It wasn’t what you would call Woodstock, but as the appointed hour drew closer more and more people showed up, not to mention a bunch of kids from Abbey Park who, as they always do for each other, came just to support their friends. First some; then more.

There was a real stage set up, about four and half feet above the ground. Laura walked around and took pictures, which anyone who knows us and her knows that that is what she does. I sat in a chair near the front and watched the trio and in spite of myself I couldn’t help but reflect on all that was and all that is.

Chris and his friends will graduate from high school on Thursday night in a ritual that is remarkable only to those who are directly involved but to those of us who are on that list, it still feels like a pretty big day.

Somewhere between their cover of the Arctic Monkeys “Do I Wanna Know” and Pink Floyd’s “Wish You Were Here” it occurred to me that those words I wrote almost exactly three years ago are true again today. As a parent, few things could make us prouder. Continue reading

The wayback machine: recalling heroes


As a sports fan I’ve spent my entire life in fascination of the men and women who excel at the highest levels of athletics.

It doesn’t always mean I was a big fan of their particular sport, if just means I respect the accomplishment and achievement of people who could do things most of us can’t.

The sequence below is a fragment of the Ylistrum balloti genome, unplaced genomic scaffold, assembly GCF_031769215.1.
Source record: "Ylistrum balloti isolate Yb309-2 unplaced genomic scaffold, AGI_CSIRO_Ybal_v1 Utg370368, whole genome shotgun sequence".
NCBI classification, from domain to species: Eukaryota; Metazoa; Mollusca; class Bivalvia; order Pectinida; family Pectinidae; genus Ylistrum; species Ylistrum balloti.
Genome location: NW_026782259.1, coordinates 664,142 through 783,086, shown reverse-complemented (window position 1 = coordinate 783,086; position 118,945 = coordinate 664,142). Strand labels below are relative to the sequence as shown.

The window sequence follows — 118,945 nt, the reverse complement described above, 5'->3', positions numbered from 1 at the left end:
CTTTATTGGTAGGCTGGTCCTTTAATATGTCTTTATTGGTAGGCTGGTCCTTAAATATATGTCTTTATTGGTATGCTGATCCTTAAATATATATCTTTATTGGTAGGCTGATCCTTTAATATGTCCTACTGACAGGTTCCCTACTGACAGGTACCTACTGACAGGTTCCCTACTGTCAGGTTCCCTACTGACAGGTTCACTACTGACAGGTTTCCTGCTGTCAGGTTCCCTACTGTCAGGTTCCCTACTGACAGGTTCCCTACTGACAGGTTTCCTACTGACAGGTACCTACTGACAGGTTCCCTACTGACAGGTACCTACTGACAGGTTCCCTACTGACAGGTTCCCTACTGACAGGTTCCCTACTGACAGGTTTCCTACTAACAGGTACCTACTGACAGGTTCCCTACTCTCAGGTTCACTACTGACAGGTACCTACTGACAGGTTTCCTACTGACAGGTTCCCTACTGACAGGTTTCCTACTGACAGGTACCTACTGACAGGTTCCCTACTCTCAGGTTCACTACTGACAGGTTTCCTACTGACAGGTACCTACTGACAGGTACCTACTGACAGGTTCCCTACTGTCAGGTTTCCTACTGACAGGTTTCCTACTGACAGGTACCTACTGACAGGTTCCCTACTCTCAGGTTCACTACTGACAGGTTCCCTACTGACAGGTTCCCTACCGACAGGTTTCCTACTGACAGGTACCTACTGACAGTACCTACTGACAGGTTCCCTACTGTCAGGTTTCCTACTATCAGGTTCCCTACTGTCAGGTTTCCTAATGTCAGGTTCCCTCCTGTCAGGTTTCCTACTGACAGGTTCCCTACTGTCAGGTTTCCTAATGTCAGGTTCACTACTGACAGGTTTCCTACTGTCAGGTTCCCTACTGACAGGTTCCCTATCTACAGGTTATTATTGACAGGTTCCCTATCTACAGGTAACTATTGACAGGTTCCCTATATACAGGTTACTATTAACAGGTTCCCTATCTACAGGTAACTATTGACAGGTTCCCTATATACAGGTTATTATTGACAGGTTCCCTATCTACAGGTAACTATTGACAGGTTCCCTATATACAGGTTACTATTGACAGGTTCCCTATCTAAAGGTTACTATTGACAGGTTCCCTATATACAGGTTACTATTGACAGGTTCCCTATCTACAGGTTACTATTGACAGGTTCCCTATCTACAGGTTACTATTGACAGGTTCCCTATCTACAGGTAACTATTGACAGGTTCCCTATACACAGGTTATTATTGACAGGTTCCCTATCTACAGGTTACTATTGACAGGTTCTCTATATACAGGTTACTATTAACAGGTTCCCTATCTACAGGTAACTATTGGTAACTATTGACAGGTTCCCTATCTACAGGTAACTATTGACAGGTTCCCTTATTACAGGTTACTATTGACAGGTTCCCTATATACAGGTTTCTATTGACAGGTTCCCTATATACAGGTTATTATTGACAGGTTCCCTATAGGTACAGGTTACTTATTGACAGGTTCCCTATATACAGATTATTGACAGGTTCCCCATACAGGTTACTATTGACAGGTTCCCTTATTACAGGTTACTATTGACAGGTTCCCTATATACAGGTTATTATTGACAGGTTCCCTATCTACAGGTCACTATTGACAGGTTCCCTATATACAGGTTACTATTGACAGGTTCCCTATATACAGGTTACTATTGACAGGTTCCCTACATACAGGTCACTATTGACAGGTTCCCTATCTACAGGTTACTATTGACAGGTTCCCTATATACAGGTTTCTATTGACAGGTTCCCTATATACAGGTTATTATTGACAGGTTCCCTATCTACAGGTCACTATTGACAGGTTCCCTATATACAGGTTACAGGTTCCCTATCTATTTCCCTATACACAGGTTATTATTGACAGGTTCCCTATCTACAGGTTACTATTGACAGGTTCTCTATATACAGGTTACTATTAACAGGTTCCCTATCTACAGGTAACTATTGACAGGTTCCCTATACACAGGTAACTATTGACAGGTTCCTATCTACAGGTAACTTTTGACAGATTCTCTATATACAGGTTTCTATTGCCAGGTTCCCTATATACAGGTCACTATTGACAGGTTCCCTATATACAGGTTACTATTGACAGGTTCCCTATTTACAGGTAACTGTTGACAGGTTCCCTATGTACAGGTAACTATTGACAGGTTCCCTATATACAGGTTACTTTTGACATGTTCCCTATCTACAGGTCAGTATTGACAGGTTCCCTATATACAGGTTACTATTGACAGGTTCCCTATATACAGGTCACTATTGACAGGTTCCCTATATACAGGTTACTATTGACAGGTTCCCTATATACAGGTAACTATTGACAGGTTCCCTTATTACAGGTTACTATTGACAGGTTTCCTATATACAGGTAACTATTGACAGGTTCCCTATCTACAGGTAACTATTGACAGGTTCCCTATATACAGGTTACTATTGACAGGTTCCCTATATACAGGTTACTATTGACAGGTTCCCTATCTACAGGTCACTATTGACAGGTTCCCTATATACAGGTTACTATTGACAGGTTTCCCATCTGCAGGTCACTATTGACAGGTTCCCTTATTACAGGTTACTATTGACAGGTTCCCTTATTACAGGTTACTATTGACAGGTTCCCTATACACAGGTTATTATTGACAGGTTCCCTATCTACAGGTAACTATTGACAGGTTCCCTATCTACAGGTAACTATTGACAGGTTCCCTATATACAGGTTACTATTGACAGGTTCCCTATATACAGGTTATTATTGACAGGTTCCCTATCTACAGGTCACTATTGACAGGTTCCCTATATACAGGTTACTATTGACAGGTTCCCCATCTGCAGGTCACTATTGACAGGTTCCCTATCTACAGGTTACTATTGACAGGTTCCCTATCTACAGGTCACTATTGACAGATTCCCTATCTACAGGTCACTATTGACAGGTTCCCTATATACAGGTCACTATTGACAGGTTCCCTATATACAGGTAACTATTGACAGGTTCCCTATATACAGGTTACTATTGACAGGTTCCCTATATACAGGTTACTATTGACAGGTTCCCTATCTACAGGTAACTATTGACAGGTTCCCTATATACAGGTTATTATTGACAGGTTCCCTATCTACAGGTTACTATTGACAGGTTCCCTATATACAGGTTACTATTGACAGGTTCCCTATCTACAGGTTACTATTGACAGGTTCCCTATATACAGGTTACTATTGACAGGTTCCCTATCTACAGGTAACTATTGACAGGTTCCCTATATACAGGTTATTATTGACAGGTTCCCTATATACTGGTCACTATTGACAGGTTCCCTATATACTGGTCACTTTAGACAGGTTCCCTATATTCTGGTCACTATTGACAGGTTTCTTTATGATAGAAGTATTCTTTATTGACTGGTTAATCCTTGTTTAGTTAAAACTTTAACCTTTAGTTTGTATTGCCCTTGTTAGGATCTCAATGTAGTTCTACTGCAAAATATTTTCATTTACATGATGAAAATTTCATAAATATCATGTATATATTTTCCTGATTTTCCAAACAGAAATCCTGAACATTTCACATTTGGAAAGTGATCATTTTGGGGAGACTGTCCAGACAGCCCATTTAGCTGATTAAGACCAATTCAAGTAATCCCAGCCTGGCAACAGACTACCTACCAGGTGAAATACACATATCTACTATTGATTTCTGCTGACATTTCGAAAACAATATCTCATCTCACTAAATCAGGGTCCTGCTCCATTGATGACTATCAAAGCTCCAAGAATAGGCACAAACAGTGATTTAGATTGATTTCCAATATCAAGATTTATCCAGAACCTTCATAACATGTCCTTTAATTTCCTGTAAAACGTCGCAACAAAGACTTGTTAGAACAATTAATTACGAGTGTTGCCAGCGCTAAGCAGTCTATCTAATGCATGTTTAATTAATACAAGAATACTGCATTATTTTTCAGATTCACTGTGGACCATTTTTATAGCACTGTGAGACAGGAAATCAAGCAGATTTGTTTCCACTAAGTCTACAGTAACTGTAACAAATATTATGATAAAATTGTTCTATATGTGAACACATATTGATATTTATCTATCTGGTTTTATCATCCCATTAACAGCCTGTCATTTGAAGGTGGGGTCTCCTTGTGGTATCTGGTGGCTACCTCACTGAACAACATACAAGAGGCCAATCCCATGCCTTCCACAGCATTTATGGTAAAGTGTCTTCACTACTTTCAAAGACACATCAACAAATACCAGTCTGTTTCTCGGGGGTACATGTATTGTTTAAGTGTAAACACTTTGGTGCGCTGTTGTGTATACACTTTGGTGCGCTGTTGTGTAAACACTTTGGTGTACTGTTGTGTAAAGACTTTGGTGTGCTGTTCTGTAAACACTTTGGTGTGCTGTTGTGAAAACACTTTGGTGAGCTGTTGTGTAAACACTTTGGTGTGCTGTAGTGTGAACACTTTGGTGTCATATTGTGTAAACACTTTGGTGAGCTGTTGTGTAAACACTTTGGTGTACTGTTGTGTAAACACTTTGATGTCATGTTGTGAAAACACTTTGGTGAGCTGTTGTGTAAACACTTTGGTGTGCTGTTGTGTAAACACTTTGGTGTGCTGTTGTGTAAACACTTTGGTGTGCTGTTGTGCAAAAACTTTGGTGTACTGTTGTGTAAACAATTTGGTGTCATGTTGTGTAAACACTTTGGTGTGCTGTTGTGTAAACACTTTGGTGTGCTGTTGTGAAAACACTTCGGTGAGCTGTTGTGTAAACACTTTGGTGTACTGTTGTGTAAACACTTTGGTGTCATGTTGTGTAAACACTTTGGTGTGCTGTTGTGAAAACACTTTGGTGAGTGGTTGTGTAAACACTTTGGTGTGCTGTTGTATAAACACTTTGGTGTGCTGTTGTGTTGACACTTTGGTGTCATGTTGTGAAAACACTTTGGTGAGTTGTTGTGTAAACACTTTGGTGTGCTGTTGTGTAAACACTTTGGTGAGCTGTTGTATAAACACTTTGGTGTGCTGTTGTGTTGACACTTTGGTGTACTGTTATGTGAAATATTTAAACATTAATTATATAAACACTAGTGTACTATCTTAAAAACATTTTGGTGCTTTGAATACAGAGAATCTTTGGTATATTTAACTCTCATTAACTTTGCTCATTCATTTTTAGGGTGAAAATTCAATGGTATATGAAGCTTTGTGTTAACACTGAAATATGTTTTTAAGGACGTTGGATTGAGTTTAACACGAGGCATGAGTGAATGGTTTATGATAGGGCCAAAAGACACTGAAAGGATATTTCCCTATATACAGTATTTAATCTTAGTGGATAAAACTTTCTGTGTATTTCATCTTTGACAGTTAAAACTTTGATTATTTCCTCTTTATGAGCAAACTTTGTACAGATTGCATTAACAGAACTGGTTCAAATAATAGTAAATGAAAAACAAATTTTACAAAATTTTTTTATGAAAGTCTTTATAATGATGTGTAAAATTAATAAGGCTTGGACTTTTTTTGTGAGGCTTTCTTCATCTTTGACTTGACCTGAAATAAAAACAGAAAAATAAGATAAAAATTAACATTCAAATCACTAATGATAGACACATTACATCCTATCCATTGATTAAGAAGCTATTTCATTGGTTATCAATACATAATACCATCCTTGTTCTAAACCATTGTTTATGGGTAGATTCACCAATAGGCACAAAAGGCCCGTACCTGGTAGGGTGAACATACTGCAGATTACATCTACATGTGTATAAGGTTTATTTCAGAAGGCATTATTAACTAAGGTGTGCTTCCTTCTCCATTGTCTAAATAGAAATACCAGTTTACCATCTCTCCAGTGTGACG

For example, I’m a moderate baseball fan – as a kid the Cincinnati Reds were my team and the 1975 World Series against the Red Sox will live in my consciousness forever. It was pure theatre. Bench, Perez, Morgan, Rose, Conception, Foster, Griffey, Geronimo. I’ll never forget that season and those guys were all heroes.

Occasionally as a journalist, life as a sports fan – which remember, is short for fanatic – intersected with work. Rarely in my case, as I was mostly a political hack, but it did happen a couple of times.

I am put in mind of that this morning because of the death this week of baseball hall of famer, Tony Gwynn. Rarely has the passing of an athlete, or any celebrity for that matter, been as universally mourned by fans and media as the loss of a genuinely good man in every way. I have not heard a bad word about the guy. Continue reading

Back to the rat race, now with more rat


So, perhaps this is why they call it a rat race.

With Laura back from the west and Pad working the landscaping gig, we needed a new protocol for making sure people who need a car have one and people who don’t need a car but need a ride (me) can be accommodated.

I have been taking the bus to the GO station on an as-needed basis but when Laura was away I had a car, Pad had a car … it worked out.

Anyway, he has to be to work for 7a, so he dropped me at the GO at 655a this morning and that worked fine until I realized that Chris had my Presto pass, which I lent to him for his trip to the city Saturday for the Canada-Scotland rugby game.